Bergen County Student Contributes to Study of Changing Sea Levels
Liliette Quintana is getting an early start on her college science courses by serving as an intern at Columbia University’s Lamont-Doherty Earth Science Observatory.
Officials say this member of the Academy of the Holy Angels Class of 2020 has been working with a team that is studying a 12,000-year-old, sand-covered peat bog in the Atlantic Ocean, off Long Island’s coast. The team is researching sediment cores to determine previous sea levels and climate conditions.
“I am interested in how paleoclimate, sea level, and environmental science in general because of how significant it is that we can use science to model the past as well as the future,” the Midland Park resident explained.
“I find it so interesting that, in science, you can find out so many aspects of the world through analyzing parts of life we often overlook, like clay, or elements of nature we can’t even see clearly with a naked eye, like microfossils.
I’m fascinated by the way this field is also relevant in today’s climate crisis and how increasingly pertinent environmental issues have become.
Although I plan on becoming a physician, environmental issues are relevant in public health terms as well, and I think this is a field that benefits everyone.”
This spring, Quintana was due to present her research at the Northeastern Geological Society of America Conference. When the event was canceled due to the coronavirus outbreak, the information was posted on a live Twitter event.
Quintana is the only high school student involved in this study. Collaborators include Clara Chang, Sean Kinney, Dorothy Peteet, Linda Heusser, and Jonathon Nichols from Lamont Doherty Earth Observatory and Columbia University. Peteet is also affiliated with NASA/GISS.
Quintana became an intern after she contacted graduate student Clara Chang. The two discussed Chang’s work and Quintana expressed an interest in getting involved. Quintana then met with Chang and Ph.D. candidate Sean Kinney at Lamont-Doherty Earth Observatory in Palisades, New York, to review some options.
Quintana found her project when Chang introduced her to the study of Bureau of Ocean and Energy Management’s cores.
Although the peat deposits had not been closely examined since the 1970s, the samples allow scientists to develop models of how sea level has changed over time.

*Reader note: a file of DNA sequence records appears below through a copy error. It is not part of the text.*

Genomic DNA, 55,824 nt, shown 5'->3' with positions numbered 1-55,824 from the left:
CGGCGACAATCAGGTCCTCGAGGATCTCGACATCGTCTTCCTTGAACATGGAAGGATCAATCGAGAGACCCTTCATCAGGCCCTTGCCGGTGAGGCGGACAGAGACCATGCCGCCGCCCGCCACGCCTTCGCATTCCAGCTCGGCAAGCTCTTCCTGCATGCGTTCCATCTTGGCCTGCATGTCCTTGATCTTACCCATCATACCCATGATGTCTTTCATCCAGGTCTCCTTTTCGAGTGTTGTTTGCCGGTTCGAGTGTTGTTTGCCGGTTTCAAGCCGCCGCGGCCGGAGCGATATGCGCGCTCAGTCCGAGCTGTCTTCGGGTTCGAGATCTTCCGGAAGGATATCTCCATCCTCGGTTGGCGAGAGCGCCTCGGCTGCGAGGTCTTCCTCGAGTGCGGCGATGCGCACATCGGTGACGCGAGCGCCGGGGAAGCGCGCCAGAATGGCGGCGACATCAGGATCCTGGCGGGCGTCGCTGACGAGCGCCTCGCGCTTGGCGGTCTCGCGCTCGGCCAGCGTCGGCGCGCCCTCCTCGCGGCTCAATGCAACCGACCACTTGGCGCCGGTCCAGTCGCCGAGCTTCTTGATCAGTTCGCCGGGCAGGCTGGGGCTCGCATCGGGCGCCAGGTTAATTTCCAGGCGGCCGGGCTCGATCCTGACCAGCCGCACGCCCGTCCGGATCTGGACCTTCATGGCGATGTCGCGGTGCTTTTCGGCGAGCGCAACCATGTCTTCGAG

According to Quintana’s presentation, fishermen who have been trawling for scallops near Long Island have been aware of the peat deposits since the beginning of the 20th century.
Scientists say some of the peat contains mammoth teeth and tree trunks, which indicate that sea level was once significantly lower.
Quintana performed loss on ignition experiments, which involve drying and heating samples to a particular temperature to burn off the organic content.
The mass lost from the sample after the test indicates the organic content of the material. In this case, LOI testing showed the peat is close to 80% organic matter. Grain size analyses show the sand deposits are homogenous.
“There is further study required, such as macrofossil radiocarbon dating and pollen analysis,” Quintana said. “This is to get a more accurate idea of the paleoenvironment for the core and more exact dates for the peat layers.
The sea level was once lower in this area and fluctuated, but further study is needed in order to figure out what caused this change, such as evidence of a significant storm.” The latest examination of the BOEM cores could help to improve sea level and flood models for both North America and Europe.
This fall, Quintana will attend Barnard College. She plans to double major in neuroscience and either environmental science or biology.
“I will be on the pre-medicine track and plan on going to medical school after college. I will be continuing my position at Lamont-Doherty Earth Observatory during my time at Barnard College.”